‘Everything that I am and that I have, I owe to the cadet movement here in the province.’

Officer is worried about the fate of cadets because youth seem to be losing interest.

Arthur C Green


Gladys Smith is an officer with Whitbourne cadets, and she is worried about its future.

“Everything that I am and that I have, I owe to the cadet movement here in the province,” Smith said.

The cadet corps in Newfoundland and Labrador is seeing youth march to a different drummer as  enrollment numbers are on a decline.

“The numbers are declining from when I was a youth in the cadet program,” said Smith. “It’s a sin because cadets is free.”

When Smith first enrolled in the program in 1998, her squadron had a membership of about 50 members. The Whitbourne 2584 Royal Canadian Army Cadet squad now has 25 enrolled.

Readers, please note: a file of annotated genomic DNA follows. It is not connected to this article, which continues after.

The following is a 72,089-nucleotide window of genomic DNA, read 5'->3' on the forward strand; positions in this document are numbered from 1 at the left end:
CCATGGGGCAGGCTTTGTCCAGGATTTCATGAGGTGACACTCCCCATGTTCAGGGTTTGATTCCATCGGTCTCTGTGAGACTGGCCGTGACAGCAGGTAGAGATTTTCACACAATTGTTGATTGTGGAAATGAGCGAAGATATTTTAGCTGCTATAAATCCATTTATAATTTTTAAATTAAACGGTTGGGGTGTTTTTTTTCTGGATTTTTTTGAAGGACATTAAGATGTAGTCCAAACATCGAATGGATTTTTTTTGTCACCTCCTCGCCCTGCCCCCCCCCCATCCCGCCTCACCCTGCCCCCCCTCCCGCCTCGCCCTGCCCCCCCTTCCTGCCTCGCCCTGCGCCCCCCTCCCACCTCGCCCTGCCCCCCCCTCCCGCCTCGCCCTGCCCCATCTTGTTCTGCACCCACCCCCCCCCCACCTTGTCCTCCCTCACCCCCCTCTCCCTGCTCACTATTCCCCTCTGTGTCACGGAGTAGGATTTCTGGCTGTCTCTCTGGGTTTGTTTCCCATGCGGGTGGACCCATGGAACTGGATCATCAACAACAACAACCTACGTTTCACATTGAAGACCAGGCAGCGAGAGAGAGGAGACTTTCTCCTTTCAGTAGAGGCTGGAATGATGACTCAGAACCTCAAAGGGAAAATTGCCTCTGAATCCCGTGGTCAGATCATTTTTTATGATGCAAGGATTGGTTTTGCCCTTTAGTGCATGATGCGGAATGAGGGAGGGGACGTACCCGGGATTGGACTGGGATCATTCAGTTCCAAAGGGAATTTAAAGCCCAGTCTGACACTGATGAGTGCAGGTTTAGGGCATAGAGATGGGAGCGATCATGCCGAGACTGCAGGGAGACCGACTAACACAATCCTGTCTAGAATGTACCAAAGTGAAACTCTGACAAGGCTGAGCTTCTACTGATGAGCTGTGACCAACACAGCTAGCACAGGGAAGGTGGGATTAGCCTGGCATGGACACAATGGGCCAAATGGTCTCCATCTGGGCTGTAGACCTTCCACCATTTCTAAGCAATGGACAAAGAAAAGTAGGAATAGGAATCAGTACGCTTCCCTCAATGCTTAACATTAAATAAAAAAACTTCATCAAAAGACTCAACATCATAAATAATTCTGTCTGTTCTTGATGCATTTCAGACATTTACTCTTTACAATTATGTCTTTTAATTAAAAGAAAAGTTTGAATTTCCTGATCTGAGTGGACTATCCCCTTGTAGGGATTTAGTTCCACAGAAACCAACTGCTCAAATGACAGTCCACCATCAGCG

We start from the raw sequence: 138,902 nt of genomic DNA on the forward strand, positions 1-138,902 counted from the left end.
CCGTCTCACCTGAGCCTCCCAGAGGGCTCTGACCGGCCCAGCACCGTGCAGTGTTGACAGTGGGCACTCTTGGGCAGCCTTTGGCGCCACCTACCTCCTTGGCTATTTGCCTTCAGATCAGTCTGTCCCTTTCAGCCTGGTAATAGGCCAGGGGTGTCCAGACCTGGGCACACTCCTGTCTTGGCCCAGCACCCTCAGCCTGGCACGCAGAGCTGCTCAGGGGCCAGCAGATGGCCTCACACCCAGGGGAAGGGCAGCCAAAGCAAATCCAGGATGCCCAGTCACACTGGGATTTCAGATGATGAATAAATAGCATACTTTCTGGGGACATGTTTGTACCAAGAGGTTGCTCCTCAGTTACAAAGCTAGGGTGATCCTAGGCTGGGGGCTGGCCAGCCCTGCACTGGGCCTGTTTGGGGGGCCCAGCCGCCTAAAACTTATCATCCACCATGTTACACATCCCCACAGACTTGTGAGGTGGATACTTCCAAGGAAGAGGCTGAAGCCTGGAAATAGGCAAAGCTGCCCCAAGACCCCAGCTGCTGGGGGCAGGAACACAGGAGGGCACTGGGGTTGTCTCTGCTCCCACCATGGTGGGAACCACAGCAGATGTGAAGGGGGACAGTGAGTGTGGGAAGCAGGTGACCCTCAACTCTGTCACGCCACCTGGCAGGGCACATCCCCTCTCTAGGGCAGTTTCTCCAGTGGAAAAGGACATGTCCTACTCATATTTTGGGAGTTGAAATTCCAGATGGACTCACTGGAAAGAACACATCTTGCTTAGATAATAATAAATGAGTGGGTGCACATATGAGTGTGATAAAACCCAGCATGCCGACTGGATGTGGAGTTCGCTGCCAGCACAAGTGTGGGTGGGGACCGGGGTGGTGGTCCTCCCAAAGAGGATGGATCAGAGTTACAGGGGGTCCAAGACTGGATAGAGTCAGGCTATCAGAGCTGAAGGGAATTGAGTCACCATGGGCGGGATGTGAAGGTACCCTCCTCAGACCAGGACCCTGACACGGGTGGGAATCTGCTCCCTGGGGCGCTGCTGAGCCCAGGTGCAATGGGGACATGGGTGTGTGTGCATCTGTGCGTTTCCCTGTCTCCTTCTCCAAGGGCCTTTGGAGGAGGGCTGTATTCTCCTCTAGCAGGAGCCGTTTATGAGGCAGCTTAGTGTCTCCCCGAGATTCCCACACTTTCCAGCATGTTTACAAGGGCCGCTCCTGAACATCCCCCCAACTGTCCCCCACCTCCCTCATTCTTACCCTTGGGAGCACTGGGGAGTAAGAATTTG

There are more than 8,000 cadets in the Atlantic provinces. Cadets attend regular parades as military members. Arthur Green/Kicker

The Newfoundland program, which has 63 squads, mainly focuses on teaching young people discipline, respect and provides valuable life qualities which Smith says has followed her into adulthood.

The program provides courses in public speaking, marksmanship, hunting skills, and music. As well, cadets have a regular chance for travel in the summer with various camps being spread throughout Canada. Youth are paid for their attendance in these summer programs.

Brandon Smith, 14, is a sergeant in the local 2584 squad.

“I think it’s really important for all youth to join,” Smith said. “For high school, cadets gives me career hours which can be used towards graduation.”

According to the federal government the total number of cadet’s in the Atlantic provinces is 8,660. With 52,890 cadets across Canada serving in 1,000 cadet groups.

There is also no obligation for youth to join the Canadian Armed Forces. Although they learn the same drills, and partake in the same type of military traditions.

In order to join this program, youth must be at least 12 years of age and be under 19.


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